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CROHN'S, COLITIS, AND ROCK 'N' ROLL

March 23, 2016

LIAM BEESON

Crohn’s/Colitis since 2013.

Q: What’s style of music do you play?

 

A: I play metal/hardcore music. I guess the most accurate term would be “Progressive deathcore” due to the amount of technicality and overall heaviness of the music.

 

Q: What’s your band’s name?

 

A: “My Home, The Catacombs.”

 

 

Q: What’s your favourite song to play as a band?

 

A: Our favourite song to play is probably our new single called, “For every crown a king.”

 

Q: What’s the craziest thing that’s ever happened to you while touring?

 

A: We were in Red Deer, Alberta on tour, hanging outside the venue after the show, just about to leave. Our friends in the other band pulled out and drove away and, just as we turned out headlights on, across the parking lot we saw some crackhead junkie shooting up and twitching violently. He noticed our headlights and started running towards us and waving his needle. It was almost comedic because we knew we were safe inside the van, but we managed to escape just in time from him getting close to us.

Q: What additional challenges do you face in your music career because of IBD?

 

A: I think the biggest challenege is obviously maintaining my overall health both medically and mentally. It’s one thing to be sick with Crohn’s/Colitis, but to be living in a van eating crappy food on the other side of the country for 30 days on top of that is a whole other situation. I’ll most likely always be on prescription medications and Remicade infusions, so finding the time and planning ahead to make sure I’m all caught up and stocked up is really key. I am forever hoping my sickness  doesn’t get to the point where it will prohibit me from fulfilling my dreams.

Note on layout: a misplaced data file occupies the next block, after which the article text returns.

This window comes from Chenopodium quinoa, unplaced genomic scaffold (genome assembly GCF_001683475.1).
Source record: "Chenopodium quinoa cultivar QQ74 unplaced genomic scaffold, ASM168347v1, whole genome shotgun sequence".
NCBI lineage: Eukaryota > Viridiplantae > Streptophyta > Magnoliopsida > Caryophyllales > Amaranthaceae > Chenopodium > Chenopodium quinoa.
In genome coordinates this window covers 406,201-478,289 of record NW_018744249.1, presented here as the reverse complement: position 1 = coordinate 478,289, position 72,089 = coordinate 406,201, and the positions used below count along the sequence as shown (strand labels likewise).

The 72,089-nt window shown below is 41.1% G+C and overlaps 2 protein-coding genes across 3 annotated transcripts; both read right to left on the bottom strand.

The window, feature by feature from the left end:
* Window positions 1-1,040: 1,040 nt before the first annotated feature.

Q: How did you tell your bandmates that you have IBD?

 

A: One of my vocalists and my bassist have been in the band with me for quite some time now and witnessed me go through my lowest, and my sickest times. And my drummer and other vocalist joined later on when my sickness was irrelevant and resolved for the most part. I honestly have no problem talking about it. It’s part of life, and I know they won’t judge me on it. Why would they? I just told them whenever an appointment came up, or maybe stories that related came up so I  would give my two cents on how I’ve had surgery and been really sick before. Talking about it is no big deal and the sooner it gets done, the sooner everyone can be on the same page and can understand the situation.

Q: What advice do you have for aspiring musicians who also suffer from IBD?

 

A: Be open and be honest. If something doesn’t feel right, get it checked out. ALWAYS take things seriously and listen to your body. You absolutely have to eat properly and know what your body can accept and decline. At the same time, overcome your sickness and live your dreams. Fight back and show your disease who is boss. Being away from your doctor and your home environment is very dangerous if you aren’t careful. Just know your limits.

 

Q: What can we expect from your band in the future? 

 

A: Tours, music releases, music videos, merch, promotional pictures, potentially management and booking agency announcements. We have a lot planned. It’s just a matter of getting work Visas for the USA and financially being able to cover everything

we have set our minds to.

 

 

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